While shared value tends to be swallowed up in corporate buzzwords, there are already concrete examples of this principle in practice.

Olam International, headquartered in Singapore, is a leading food and beverage company with operations spanning 60 countries around the world. Previously, the company simply shipped raw agricultural products from Africa to Asia for processing. It was a business model that worked, but especially for Olam.

After simply sourcing cashews from Nigeria, for example, the company began to seek deeper connections to the local ecosystems that provided its raw inputs by opening local processing plants, including smallholder farmers. in their supply chain and training workers in Tanzania, Mozambique, Nigeria and Côte d’Ivoire. For Olam, locally integrated supply chains have helped it reduce processing and shipping costs by up to 25%, not to mention drastically reduce carbon emissions. Olam has also “established special relationships with local farmers. And it has provided direct employment to 17,000 people – 95% of whom are women – and indirect employment to an equal number of people, in rural areas where jobs were otherwise unavailable,” write Professors Kramer and Carry.

In Ghana, Olam financed modern bakery equipment imported from South Africa for local bakers. This allowed the bakers to increase their sales and in turn buy more flour from Olam.

Today, Olam Farms is one of Nigeria’s largest agribusinesses. In 2021, he set up a 10-year, $750,000 facility to establish community-based seed enterprises to help Nigerian farmers increase their wheat production.

Olam still sources from Africa and processes it outside the continent, but it has demonstrated that with a slight course correction, the value it creates from its agricultural activity can be distributed more equitably without directly redistributing the profits.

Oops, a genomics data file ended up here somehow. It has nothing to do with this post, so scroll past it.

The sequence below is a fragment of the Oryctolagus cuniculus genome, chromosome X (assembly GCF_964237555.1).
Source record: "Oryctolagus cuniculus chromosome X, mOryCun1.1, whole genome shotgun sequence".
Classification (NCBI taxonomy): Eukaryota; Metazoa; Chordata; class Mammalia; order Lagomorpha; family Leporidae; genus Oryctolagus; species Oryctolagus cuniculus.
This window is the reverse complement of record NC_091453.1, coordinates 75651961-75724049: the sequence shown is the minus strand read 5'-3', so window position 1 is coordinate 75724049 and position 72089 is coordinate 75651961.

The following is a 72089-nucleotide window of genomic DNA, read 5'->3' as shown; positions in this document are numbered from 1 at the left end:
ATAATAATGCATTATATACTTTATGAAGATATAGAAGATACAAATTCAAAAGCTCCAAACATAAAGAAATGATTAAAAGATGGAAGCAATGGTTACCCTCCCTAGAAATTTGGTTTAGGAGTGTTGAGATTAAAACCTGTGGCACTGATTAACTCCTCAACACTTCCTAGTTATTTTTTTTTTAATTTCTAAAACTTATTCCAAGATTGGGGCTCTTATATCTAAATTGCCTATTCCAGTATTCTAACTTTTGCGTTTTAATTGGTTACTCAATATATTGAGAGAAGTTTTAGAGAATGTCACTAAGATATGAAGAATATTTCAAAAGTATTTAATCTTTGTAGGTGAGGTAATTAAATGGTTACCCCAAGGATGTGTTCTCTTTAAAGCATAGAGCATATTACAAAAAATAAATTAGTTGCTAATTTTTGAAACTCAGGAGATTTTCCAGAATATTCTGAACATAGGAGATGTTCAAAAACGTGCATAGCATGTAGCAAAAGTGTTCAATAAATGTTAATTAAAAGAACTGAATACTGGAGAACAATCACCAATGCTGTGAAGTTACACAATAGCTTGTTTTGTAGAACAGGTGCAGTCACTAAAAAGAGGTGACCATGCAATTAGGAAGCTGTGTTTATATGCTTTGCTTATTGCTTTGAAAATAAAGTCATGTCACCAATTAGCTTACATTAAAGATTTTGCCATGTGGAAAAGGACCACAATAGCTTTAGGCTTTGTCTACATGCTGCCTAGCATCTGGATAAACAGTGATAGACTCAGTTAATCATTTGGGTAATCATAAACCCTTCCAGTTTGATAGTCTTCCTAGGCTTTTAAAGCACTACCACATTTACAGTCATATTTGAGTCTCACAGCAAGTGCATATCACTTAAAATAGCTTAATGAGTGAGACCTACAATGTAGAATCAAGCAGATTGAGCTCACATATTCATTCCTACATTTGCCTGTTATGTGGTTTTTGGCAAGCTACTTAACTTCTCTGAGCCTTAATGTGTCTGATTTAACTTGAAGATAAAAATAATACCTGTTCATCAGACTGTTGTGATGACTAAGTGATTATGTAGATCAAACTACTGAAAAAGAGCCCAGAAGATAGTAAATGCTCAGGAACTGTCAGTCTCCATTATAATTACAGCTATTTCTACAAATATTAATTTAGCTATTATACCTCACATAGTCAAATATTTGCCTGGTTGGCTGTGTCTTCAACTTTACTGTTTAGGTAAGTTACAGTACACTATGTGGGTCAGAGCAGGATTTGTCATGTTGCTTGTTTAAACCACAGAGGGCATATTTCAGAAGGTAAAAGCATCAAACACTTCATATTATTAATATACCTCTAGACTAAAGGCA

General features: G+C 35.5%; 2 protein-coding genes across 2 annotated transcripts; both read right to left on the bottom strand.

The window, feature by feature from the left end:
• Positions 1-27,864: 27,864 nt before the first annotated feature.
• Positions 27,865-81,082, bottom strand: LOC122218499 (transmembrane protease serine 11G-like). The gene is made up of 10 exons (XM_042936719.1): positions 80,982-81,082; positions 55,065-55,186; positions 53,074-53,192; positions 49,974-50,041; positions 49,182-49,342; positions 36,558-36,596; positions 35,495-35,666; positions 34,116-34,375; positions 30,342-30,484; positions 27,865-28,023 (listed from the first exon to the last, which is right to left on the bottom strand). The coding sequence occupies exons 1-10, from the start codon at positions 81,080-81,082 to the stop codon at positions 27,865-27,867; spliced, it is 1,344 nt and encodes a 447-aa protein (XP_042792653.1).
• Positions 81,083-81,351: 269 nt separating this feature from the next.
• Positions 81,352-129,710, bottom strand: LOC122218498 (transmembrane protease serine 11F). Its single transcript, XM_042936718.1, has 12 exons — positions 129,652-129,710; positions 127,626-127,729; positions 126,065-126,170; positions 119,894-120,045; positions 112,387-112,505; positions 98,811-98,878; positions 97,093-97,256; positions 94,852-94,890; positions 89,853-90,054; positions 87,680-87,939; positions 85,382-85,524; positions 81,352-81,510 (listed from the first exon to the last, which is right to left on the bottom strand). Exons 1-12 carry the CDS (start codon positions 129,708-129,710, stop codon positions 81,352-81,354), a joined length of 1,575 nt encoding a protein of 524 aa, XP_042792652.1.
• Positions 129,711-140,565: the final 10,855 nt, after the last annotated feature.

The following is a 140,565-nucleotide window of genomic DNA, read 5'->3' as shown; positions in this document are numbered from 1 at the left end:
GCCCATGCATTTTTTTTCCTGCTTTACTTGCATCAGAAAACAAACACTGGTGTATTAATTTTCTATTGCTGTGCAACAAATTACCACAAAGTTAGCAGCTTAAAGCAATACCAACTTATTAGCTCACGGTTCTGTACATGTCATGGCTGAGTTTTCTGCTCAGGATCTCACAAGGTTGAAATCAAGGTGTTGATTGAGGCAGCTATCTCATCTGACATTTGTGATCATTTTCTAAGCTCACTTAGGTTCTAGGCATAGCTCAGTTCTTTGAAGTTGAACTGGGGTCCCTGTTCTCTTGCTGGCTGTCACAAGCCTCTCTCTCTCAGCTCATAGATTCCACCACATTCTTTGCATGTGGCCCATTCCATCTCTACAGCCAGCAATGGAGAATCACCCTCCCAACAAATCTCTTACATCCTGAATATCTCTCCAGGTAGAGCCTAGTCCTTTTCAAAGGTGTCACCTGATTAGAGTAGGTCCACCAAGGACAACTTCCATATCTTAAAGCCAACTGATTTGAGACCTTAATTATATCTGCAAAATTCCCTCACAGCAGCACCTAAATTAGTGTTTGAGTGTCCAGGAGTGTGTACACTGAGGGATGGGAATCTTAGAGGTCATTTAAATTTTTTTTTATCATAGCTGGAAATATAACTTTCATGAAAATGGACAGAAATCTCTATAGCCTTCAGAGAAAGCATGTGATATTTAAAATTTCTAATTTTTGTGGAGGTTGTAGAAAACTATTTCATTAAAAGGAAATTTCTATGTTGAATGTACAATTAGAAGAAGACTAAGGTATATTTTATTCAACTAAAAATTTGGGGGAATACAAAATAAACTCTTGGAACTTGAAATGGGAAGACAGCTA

Shared value is not really a new concept. One of the oldest and clearest examples of this principle is the Ford Motor Company under the leadership of its founder, Henry Ford. Here is a brief excerpt from a 1937 letter from a reader to a columnist to The New York HeraldTribune.

“…under the superior administration and supervision of Mr. Ford, these many subordinate persons can create, in conjunction with him, more service, value and satisfactions for the public and for themselves than in any other employment or profession . This is what holds his organization together – the superior creation of wealth and service under his administration and supervision. It is what socializes his enterprise, keeps it on a basis of voluntary and mutual service, with ascending values, as between all persons or interests cooperating and serving one another.

The social function of Mr. Henry Ford – FEE.org